Prodigal Son

“There was not a cell of modesty in Pop’s bloated old body; he’d probably want to raise PT Barnum from the dead to put on the show of all shows.”

Amid the chaos, the family arguing about who would get what, you figure no one will miss you. He’d told you where to find the paperwork. Which car to take to the house in the country. Your older brothers call it “the cabin.” What a joke. Pop only bought it because he thought it would make him look smart. Because some wise man in the past droned on about doing his best thinking in his cabin in the woods. Pop had been there once. He stayed exactly two hours, pronounced it “boring as hell,” then went back to the city. But you’ve always liked it. You really want nothing from him, and told him so the last time you spoke, and somehow he respected you for that (probably calling you a schmuck behind your back). Now a small part of you hopes he left you the house in the woods. Maybe that’s why he’d hidden his will there, and gave you, as final instructions, the job of driving up alone to read it and bring it back.

The house isn’t easy to find. A highway to a series of two lane roads to a dirt path to a cluster of pine trees across from the remnants of an old barn. The gate, cleverly designed to look like scrub and deadfall, opens with a touch of the remote. Soon you’re inside, lighting the fire to chase off the chill and drinking his good scotch out of the bottle.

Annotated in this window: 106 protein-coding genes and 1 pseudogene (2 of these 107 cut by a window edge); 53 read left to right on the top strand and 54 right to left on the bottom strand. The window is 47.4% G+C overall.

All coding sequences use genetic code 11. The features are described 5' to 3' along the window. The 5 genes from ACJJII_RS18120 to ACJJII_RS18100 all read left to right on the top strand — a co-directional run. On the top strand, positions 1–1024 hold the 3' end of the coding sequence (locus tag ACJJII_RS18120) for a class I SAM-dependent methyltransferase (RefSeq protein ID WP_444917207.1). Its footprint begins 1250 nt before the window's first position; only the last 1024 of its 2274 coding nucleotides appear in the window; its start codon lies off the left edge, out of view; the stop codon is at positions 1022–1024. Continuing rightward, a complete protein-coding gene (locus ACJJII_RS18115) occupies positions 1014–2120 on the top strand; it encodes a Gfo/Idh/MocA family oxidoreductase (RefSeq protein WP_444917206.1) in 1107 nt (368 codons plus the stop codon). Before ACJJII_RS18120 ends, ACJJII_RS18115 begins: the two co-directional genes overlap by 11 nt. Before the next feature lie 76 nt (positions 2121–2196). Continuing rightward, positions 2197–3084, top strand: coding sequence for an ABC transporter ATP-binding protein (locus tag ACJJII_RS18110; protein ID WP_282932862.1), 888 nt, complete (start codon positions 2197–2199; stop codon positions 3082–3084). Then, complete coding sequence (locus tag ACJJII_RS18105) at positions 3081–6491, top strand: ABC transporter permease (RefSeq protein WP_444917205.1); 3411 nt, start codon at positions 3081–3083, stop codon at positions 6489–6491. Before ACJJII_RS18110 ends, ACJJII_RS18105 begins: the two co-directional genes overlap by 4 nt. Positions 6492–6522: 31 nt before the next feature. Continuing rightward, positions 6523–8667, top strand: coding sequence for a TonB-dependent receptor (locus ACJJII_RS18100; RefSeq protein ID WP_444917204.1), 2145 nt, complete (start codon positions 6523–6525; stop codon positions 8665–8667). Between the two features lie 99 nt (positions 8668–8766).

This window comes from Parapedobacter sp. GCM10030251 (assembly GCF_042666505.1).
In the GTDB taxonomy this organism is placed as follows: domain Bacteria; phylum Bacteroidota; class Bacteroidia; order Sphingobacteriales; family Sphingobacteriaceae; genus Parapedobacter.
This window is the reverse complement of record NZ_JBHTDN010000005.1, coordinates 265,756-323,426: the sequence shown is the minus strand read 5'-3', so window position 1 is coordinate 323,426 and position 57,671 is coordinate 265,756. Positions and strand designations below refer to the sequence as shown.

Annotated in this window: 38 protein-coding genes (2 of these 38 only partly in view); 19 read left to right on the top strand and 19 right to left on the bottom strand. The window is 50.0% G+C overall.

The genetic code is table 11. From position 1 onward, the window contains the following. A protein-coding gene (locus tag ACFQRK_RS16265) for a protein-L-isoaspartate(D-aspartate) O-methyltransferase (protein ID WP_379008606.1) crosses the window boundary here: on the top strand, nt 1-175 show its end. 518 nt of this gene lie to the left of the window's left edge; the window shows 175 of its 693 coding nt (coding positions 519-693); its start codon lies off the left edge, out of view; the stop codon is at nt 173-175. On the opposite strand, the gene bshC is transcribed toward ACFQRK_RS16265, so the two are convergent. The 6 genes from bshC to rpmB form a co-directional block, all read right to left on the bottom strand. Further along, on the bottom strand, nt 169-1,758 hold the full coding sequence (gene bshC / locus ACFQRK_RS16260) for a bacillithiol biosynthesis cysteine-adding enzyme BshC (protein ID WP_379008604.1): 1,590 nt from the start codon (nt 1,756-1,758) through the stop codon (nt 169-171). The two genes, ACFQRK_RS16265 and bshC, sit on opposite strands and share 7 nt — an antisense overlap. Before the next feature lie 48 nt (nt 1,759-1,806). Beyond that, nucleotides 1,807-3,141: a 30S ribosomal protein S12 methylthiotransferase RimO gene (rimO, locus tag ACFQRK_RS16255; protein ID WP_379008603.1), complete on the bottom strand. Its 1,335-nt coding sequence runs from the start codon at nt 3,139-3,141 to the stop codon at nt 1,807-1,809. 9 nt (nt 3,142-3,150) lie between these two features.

A manila envelope sits on the coffee table. During the drive, you’d speculated about the funeral he might want. There was not a cell of modesty in Pop’s bloated old body; he’d probably want to raise PT Barnum from the dead to put on the show of all shows. Pomp and goddamn circumstance.

But when you get all cozy to read his last wishes—images of showgirls and champagne dancing through your head—you are stunned to find, attached to a standard will, a page with your name on it that reads: “I don’t want a funeral. They’re depressing as hell, no matter how much you tart them up. So, put on a party if it makes your mother happy. Otherwise, use the money for something better. That, I’ll leave up to you. You were always the smart one. The good one. The others, not so much.”

You set down the papers, drink more scotch, watch the flames dance in the hearth. Wondering. True, you’ve been away for a while. Unable to stomach the political circus, the election, the mockery he made of every institution. But was it the office that changed Mr. Flash-and-Dazzle’s tune? The consequences of his decisions? The bombs he dropped, the ruined lives, the plummeting poll numbers, the flag-draped bodies coming home?